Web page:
• Zerihun Ayana and Eric Mazango

Wollo, Ethiopia  - Sitting by the edge of a building, Kedija, a mother of one girl, silently weaves a traditional Ethiopian home décor. She deftly knits the dried grass strands, producing a gorgeous basket.

Kedija was not always a skilled weaver with the techniques handed to her from a previous generation, but she was motivated to join a group of female craftswomen when she relocated to a camp for internally displaced persons (IDPs) in South Wollo, in Ethiopia’s Amhara region.

Freshly woven grass baskets known in local language as sefed are common in kitchens and dining tables of many households in Ethiopia.

In August 2021, she fled Oromia for South Wollo Zone in the Amhara area following deadly clashes in the area, leaving behind her house, her belongings, and other family members due to ethnic clashes, which also left her mother, sister and other relatives dead.

“I was away from home attending a relative’s wedding when word reached us that chaos had broken loose at home. I had no alternative but to flee with my daughter and two nieces,” narrated a dejected Kedija.

Kedija currently lives in an IDP site with her daughter and two nieces. Although she was relieved to find sanctuary and livelihood support from the government and humanitarian organizations, getting over the distress of losing family members, her possessions as well as separation from her husband has not been easy.

Her situation got worse when she got sexually assaulted at the height of the two-year armed conflict in northern Ethiopia. Fearing she might have contracted HIV, her metal suffering worsened. She also began to isolate herself due to stigma.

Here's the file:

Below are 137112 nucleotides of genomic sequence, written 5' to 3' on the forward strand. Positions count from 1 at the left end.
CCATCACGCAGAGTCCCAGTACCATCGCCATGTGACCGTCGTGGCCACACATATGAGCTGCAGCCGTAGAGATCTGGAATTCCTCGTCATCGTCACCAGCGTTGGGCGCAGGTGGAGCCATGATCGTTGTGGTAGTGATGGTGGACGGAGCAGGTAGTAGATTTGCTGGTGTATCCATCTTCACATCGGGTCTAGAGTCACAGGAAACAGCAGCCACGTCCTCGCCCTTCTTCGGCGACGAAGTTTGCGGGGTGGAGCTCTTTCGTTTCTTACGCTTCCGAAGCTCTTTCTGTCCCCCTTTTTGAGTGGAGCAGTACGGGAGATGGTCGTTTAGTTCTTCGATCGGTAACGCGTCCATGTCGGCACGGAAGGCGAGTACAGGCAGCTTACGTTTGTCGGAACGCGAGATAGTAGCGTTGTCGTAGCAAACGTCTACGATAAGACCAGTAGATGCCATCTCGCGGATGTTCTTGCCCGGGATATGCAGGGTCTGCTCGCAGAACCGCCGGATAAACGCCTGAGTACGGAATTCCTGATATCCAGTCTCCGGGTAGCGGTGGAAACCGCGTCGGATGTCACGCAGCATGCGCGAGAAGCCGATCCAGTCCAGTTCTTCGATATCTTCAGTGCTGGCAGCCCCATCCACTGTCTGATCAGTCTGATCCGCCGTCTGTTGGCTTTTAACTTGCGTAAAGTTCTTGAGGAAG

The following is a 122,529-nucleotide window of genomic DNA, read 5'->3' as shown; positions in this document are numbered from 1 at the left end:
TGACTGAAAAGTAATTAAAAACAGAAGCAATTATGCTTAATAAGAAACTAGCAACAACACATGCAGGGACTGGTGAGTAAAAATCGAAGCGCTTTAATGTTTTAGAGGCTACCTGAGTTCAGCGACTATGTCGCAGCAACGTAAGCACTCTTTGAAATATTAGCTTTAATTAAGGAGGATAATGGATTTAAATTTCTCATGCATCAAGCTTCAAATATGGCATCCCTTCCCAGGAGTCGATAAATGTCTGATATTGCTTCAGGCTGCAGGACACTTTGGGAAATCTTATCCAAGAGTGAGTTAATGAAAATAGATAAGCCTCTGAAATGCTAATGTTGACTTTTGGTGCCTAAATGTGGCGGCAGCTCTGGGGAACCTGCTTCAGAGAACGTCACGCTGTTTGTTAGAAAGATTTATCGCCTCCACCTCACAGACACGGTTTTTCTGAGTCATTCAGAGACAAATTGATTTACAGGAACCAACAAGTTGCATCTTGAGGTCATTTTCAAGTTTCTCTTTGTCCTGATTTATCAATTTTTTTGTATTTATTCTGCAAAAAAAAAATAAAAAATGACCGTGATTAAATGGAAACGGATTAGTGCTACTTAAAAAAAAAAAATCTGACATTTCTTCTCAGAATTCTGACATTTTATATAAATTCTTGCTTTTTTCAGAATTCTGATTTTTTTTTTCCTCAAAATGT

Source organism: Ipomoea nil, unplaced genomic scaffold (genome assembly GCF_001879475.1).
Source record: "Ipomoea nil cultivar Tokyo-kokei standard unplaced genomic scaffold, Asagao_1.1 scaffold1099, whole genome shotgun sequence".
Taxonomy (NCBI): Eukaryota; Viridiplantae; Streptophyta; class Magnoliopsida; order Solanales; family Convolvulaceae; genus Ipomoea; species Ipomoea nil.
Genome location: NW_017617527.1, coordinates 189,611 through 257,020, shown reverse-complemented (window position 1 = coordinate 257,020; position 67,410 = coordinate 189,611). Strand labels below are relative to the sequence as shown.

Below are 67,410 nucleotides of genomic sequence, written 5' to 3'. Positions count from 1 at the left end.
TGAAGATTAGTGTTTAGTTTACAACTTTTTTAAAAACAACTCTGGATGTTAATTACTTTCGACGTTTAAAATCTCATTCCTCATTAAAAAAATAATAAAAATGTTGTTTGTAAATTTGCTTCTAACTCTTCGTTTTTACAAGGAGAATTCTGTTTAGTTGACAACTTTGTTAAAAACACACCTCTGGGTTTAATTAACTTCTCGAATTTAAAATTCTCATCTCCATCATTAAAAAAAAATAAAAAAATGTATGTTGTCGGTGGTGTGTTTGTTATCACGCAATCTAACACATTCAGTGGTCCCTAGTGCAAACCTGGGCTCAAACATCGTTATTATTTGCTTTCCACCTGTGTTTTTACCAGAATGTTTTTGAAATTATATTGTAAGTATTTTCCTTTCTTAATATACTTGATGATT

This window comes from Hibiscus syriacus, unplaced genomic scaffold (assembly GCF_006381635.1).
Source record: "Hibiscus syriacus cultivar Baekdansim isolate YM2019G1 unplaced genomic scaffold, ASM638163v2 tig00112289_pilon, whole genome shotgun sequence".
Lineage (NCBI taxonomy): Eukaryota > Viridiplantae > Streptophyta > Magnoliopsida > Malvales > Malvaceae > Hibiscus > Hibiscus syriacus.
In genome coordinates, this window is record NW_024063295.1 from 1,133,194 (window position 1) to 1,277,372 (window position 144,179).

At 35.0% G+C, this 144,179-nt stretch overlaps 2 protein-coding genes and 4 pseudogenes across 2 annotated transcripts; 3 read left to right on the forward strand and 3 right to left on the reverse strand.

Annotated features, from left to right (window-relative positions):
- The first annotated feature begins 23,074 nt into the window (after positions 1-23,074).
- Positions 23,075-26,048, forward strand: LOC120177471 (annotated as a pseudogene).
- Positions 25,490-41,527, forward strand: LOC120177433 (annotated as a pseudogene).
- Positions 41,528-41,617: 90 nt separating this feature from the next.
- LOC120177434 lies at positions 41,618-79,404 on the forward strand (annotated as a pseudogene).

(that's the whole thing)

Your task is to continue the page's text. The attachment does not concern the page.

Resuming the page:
When the Mental Health and Psychosocial Support (MHPSS) team of the International Organization for Migration (IOM) and community volunteers began offering services in IDP sites at the close of the war, they encountered Kedija, who displayed signs of hopelessness, poor appetite, an inability to care for herself and her family, headaches, sleep disturbances, nightmares, flashbacks, feelings of loneliness, and a general lack of interest in social activities.

She agreed to get an HIV test after receiving psychosocial support, and was ecstatic to learn the results were negative. Kadija subsequently started attending counseling sessions, which she successfully completed.

As a result, she has started caring for her family and herself, as well as interacting more with her family, friends, and neighbours during social events and religious meetings. She and other displaced persons continue to be assisted by the MHPSS team to strengthen their social ties and sense of self.

Additionally, she received a 2,100 ETB multipurpose cash grant from IOM, which she used to start a small business that generated revenue through buying and reselling minor items. When she ran into issues with her business and needed to continue earning some money, IOM enrolled her in the women's crafts club.

Fearing she might have got HIV, Kedija began to isolate herself due to stigma.

Now that her mental state has improved, Kedija displays renewed optimism and is producing lovely handmade products.

"Thanks to the help I received, I'm finally feeling better and healthier after all those ups and downs. I can now concentrate on making handcrafted items to generate income to support my family and myself," she says.

“Kadija’s interest in the counselling sessions and eager engagement motivated us to keep a close eye on her situation. Working closely with clients result in more positive counselling outcomes and greater client and counsellor satisfaction,” added Zerihun Ayana, MHPSS Senior Project Assistant with IOM Ethiopia.

With funding from Bureau for Humanitarian Assistance (BHA) of USAID, the governments of Japan and Germany, and the Centers for Disease Control and Prevention (CDC), IOM has provided mental health and psychosocial services to more than 92,000 crisis-affected people in Ethiopia between January and September 2023, in addition to the over 125,000 supported in 2022.